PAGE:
The announcement on October 5 that the twelve countries negotiating the Trans-Pacific Partnership (TPP) had reached an agreement was an important milestone in the bid to create a mega trade deal among some of the Pacific Rim’s largest economies. Now the agreement hammered out by negotiators faces intense scrutiny by political leaders and legislatures throughout the zone. As United States Trade Representative Michael Froman said in understated fashion, “Today represents an important first step in this process, reaching an agreement on a deal, and now we’ll work very closely building on the consultations we’ve had with Congress over the last several years… to explain what’s in the deal.”
As TPP has moved from negotiation to ratification, much of the attention (and concern) over ratification has focused on the United States. This is understandable given both how contentious the fight in Congress over trade promotion authority (TPA) turned out to be and given how both the Democratic and Republican parties are divided over TPP going into the 2016 presidential campaign. In fact, even Democratic frontrunner Hillary Clinton, who as secretary of state spearheaded the “pivot to Asia,” of which TPP is a critical component, came out in opposition to the pact. Congressional Republicans, meanwhile, whose support is indispensable for ratification, were almost uniformly negative about the agreement, most notably Senate Finance Committee chairman Orrin Hatch (R-UT), who said, “I am afraid this deal appears to fall woefully short.”
However, while U.S. ratification is indispensable, the United States is not the only country where approval faces strong opposition. In Canada and Japan, which were the last two countries to join the talks due to opposition from domestic political constituencies, the agreement is no less controversial and is increasingly entwined in electoral politics. And given the agreement’s provisions for coming into force — at least six countries with a GDP totaling at least 85% of the group’s total GDP must ratify it — it may be difficult to bring TPP into being without all three .
In Canada’s case, TPP will be tested by the change of government following the October 19 general election, in which the Liberal Party led by Justin Trudeau unseated Conservative Prime Minister Stephen Harper. However, the incoming Trudeau government is unlikely to back out of TPP or call for serious revisions to the agreement reached by the Harper government. During the campaign, Trudeau said his party “strongly supports free trade” and promised a “responsible approach” to the ratification process. But ratification could still take time as the new government studies the agreement and devises measures to assist sectors harmed by its provisions.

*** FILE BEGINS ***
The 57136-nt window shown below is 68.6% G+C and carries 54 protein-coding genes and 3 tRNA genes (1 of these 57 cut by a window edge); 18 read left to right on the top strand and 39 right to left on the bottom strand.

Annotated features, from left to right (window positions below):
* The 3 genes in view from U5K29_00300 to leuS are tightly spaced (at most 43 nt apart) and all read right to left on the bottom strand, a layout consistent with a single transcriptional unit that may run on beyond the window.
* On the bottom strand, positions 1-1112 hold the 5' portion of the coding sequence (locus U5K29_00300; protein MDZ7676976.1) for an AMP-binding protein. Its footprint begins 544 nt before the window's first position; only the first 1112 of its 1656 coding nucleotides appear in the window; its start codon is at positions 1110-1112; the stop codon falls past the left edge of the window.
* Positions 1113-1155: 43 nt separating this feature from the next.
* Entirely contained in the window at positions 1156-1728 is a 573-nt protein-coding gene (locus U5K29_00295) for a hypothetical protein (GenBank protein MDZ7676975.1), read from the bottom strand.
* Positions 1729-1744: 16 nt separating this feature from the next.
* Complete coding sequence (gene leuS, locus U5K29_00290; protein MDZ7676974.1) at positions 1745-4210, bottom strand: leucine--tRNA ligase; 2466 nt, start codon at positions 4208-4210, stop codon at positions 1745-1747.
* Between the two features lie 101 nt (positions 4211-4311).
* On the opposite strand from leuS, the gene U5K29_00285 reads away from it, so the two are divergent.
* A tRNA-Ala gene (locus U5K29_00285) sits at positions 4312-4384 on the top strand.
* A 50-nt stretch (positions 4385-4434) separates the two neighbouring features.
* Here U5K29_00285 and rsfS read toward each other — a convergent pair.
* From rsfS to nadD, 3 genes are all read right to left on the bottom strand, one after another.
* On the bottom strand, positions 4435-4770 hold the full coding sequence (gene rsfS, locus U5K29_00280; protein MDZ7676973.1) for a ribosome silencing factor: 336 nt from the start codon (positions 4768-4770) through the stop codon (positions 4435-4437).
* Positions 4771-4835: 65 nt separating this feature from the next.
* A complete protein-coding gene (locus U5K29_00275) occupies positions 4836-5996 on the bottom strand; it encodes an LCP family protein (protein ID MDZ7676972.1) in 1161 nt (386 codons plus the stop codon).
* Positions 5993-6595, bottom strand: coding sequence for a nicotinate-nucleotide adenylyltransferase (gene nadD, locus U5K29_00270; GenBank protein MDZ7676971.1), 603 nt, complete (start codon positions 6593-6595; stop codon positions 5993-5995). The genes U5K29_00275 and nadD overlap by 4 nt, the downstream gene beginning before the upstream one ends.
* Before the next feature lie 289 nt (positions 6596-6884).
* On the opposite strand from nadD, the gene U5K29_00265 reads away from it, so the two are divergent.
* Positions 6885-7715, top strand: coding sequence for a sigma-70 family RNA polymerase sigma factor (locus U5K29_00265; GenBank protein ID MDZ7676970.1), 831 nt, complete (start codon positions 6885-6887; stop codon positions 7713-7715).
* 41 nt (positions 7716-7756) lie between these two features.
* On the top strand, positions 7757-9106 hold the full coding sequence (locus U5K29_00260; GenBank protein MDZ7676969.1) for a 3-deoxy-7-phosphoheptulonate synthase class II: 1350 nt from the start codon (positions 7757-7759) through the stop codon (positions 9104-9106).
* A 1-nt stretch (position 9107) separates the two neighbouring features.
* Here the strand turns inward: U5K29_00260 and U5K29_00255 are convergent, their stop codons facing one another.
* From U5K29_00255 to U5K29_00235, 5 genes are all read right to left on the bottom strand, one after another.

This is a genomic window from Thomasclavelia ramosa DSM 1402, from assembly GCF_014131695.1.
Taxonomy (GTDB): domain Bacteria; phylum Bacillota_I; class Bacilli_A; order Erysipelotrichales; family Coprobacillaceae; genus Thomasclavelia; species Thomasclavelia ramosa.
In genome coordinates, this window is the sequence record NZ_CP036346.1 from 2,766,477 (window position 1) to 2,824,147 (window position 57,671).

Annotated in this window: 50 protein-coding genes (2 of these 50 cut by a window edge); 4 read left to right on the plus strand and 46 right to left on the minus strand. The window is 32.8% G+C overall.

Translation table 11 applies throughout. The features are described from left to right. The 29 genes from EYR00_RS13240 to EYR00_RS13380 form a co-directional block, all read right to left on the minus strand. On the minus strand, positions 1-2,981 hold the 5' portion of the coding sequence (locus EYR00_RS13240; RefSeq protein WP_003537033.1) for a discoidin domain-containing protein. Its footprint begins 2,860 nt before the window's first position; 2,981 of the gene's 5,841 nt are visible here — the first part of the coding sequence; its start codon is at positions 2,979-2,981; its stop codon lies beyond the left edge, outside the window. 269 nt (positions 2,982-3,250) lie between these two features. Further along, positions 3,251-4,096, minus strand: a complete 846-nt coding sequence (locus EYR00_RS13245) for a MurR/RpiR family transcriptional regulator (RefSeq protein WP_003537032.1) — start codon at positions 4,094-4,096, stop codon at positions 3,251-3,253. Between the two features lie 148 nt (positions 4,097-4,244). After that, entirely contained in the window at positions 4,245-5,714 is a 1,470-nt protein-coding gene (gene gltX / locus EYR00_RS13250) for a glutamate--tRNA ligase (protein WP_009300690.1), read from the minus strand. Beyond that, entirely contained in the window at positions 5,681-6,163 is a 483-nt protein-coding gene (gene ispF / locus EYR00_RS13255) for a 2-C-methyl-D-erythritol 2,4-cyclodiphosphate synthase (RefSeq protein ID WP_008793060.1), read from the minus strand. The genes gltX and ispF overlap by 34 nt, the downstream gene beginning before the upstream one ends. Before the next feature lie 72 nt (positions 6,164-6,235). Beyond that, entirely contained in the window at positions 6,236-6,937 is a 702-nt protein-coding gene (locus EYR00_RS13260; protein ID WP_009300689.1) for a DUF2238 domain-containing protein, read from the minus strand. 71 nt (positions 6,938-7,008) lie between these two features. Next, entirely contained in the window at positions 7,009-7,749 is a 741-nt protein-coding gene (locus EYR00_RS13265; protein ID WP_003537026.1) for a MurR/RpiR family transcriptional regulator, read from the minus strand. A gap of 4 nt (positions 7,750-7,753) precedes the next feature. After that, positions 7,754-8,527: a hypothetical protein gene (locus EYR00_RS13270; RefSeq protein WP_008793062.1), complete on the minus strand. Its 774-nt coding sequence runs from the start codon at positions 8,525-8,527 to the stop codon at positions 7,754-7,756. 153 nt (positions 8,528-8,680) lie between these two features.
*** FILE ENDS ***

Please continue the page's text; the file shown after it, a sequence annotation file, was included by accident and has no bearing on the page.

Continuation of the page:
For Japanese Prime Minister Shinzo Abe, meanwhile, the announcement of a TPP agreement came at an ideal time politically. Having seen his approval ratings weakened due to the lengthy parliamentary debate over legislation that will change to Japan’s national security framework, the successful conclusion of TPP negotiations provides an excellent opportunity for the Abe administration to refocus its attention on economic reform. It is also a personal victory for the prime minister, who early in his tenure had to overcome strident opposition to Japanese participation in the talks from members of his own Liberal Democratic Party (LDP).
Although the public obviously has not seen the final agreement, polls taken after the agreement was announced show that the public largely supports it. A poll by national broadcaster NHK found that 53% of respondents either “greatly approved” (8%) or “to some extent approved” (45%) the agreement, compared with 29% who “did not much approve” or 8% who “did not approve at all.” Similarly, a poll by the financial newspaper Nihon Keizai Shimbun found 49% of respondents approved and only 26% disapproved of the agreement.